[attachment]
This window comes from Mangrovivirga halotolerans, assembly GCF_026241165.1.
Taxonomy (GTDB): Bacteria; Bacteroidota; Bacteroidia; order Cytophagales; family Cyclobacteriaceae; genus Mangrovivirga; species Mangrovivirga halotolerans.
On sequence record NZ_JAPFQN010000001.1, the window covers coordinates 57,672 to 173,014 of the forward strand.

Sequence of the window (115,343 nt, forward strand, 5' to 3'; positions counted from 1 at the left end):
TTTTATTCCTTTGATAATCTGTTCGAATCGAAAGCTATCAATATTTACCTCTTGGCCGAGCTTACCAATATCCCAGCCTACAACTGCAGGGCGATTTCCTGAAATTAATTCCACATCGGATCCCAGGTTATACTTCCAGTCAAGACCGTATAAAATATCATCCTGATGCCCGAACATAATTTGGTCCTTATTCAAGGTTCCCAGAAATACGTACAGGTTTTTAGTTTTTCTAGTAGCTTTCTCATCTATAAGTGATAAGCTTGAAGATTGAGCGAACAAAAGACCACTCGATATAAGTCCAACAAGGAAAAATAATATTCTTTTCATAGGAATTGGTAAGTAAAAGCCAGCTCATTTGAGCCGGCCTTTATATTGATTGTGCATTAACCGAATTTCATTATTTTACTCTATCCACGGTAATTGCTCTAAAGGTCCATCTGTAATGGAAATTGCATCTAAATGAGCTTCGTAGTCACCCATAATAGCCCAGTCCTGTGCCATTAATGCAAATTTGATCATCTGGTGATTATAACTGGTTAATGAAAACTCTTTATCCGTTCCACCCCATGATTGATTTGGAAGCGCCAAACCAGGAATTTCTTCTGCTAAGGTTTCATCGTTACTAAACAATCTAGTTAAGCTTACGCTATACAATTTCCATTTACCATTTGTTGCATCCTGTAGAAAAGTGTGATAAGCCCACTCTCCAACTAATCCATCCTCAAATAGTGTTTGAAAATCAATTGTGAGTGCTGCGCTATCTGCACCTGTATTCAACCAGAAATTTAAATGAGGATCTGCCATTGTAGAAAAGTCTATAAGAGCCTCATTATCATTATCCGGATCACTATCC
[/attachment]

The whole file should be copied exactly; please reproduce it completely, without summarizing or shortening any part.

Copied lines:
This window comes from Mangrovivirga halotolerans, assembly GCF_026241165.1.
Taxonomy (GTDB): Bacteria; Bacteroidota; Bacteroidia; order Cytophagales; family Cyclobacteriaceae; genus Mangrovivirga; species Mangrovivirga halotolerans.
On sequence record NZ_JAPFQN010000001.1, the window covers coordinates 57,672 to 173,014 of the forward strand.

Sequence of the window (115,343 nt, forward strand, 5' to 3'; positions counted from 1 at the left end):
TTTTATTCCTTTGATAATCTGTTCGAATCGAAAGCTATCAATATTTACCTCTTGGCCGAGCTTACCAATATCCCAGCCTACAACTGCAGGGCGATTTCCTGAAATTAATTCCACATCGGATCCCAGGTTATACTTCCAGTCAAGACCGTATAAAATATCATCCTGATGCCCGAACATAATTTGGTCCTTATTCAAGGTTCCCAGAAATACGTACAGGTTTTTAGTTTTTCTAGTAGCTTTCTCATCTATAAGTGATAAGCTTGAAGATTGAGCGAACAAAAGACCACTCGATATAAGTCCAACAAGGAAAAATAATATTCTTTTCATAGGAATTGGTAAGTAAAAGCCAGCTCATTTGAGCCGGCCTTTATATTGATTGTGCATTAACCGAATTTCATTATTTTACTCTATCCACGGTAATTGCTCTAAAGGTCCATCTGTAATGGAAATTGCATCTAAATGAGCTTCGTAGTCACCCATAATAGCCCAGTCCTGTGCCATTAATGCAAATTTGATCATCTGGTGATTATAACTGGTTAATGAAAACTCTTTATCCGTTCCACCCCATGATTGATTTGGAAGCGCCAAACCAGGAATTTCTTCTGCTAAGGTTTCATCGTTACTAAACAATCTAGTTAAGCTTACGCTATACAATTTCCATTTACCATTTGTTGCATCCTGTAGAAAAGTGTGATAAGCCCACTCTCCAACTAATCCATCCTCAAATAGTGTTTGAAAATCAATTGTGAGTGCTGCGCTATCTGCACCTGTATTCAACCAGAAATTTAAATGAGGATCTGCCATTGTAGAAAAGTCTATAAGAGCCTCATTATCATTATCCGGATCACTATCC